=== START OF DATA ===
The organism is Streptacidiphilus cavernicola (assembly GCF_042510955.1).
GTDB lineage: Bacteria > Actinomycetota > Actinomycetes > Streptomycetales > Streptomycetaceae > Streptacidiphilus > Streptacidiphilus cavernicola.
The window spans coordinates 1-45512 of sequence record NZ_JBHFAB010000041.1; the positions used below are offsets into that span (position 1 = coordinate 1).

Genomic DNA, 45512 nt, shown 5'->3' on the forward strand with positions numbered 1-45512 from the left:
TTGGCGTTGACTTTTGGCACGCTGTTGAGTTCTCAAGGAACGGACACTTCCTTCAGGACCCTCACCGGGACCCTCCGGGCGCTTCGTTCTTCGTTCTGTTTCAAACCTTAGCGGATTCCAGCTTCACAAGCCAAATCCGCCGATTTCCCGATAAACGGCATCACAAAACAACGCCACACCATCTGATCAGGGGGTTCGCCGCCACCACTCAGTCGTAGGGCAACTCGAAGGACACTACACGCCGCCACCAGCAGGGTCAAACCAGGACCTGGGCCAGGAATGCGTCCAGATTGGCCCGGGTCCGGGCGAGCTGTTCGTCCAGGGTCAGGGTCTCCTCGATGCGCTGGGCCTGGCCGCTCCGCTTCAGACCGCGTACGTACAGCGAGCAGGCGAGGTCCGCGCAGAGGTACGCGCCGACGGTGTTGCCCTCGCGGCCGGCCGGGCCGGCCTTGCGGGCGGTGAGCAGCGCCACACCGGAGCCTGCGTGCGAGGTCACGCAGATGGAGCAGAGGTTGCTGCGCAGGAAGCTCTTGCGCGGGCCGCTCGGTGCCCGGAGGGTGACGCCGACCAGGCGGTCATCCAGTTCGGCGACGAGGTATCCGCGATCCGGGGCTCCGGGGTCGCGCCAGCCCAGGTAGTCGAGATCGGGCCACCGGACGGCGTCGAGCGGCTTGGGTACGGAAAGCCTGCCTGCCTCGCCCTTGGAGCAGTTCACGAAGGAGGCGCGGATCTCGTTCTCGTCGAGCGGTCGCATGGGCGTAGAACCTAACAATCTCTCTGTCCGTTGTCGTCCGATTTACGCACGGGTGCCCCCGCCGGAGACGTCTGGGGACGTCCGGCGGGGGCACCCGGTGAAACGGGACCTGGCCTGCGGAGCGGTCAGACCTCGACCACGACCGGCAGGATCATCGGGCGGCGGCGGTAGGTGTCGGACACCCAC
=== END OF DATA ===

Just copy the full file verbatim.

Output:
The organism is Streptacidiphilus cavernicola (assembly GCF_042510955.1).
GTDB lineage: Bacteria > Actinomycetota > Actinomycetes > Streptomycetales > Streptomycetaceae > Streptacidiphilus > Streptacidiphilus cavernicola.
The window spans coordinates 1-45512 of sequence record NZ_JBHFAB010000041.1; the positions used below are offsets into that span (position 1 = coordinate 1).

Genomic DNA, 45512 nt, shown 5'->3' on the forward strand with positions numbered 1-45512 from the left:
TTGGCGTTGACTTTTGGCACGCTGTTGAGTTCTCAAGGAACGGACACTTCCTTCAGGACCCTCACCGGGACCCTCCGGGCGCTTCGTTCTTCGTTCTGTTTCAAACCTTAGCGGATTCCAGCTTCACAAGCCAAATCCGCCGATTTCCCGATAAACGGCATCACAAAACAACGCCACACCATCTGATCAGGGGGTTCGCCGCCACCACTCAGTCGTAGGGCAACTCGAAGGACACTACACGCCGCCACCAGCAGGGTCAAACCAGGACCTGGGCCAGGAATGCGTCCAGATTGGCCCGGGTCCGGGCGAGCTGTTCGTCCAGGGTCAGGGTCTCCTCGATGCGCTGGGCCTGGCCGCTCCGCTTCAGACCGCGTACGTACAGCGAGCAGGCGAGGTCCGCGCAGAGGTACGCGCCGACGGTGTTGCCCTCGCGGCCGGCCGGGCCGGCCTTGCGGGCGGTGAGCAGCGCCACACCGGAGCCTGCGTGCGAGGTCACGCAGATGGAGCAGAGGTTGCTGCGCAGGAAGCTCTTGCGCGGGCCGCTCGGTGCCCGGAGGGTGACGCCGACCAGGCGGTCATCCAGTTCGGCGACGAGGTATCCGCGATCCGGGGCTCCGGGGTCGCGCCAGCCCAGGTAGTCGAGATCGGGCCACCGGACGGCGTCGAGCGGCTTGGGTACGGAAAGCCTGCCTGCCTCGCCCTTGGAGCAGTTCACGAAGGAGGCGCGGATCTCGTTCTCGTCGAGCGGTCGCATGGGCGTAGAACCTAACAATCTCTCTGTCCGTTGTCGTCCGATTTACGCACGGGTGCCCCCGCCGGAGACGTCTGGGGACGTCCGGCGGGGGCACCCGGTGAAACGGGACCTGGCCTGCGGAGCGGTCAGACCTCGACCACGACCGGCAGGATCATCGGGCGGCGGCGGTAGGTGTCGGACACCCAC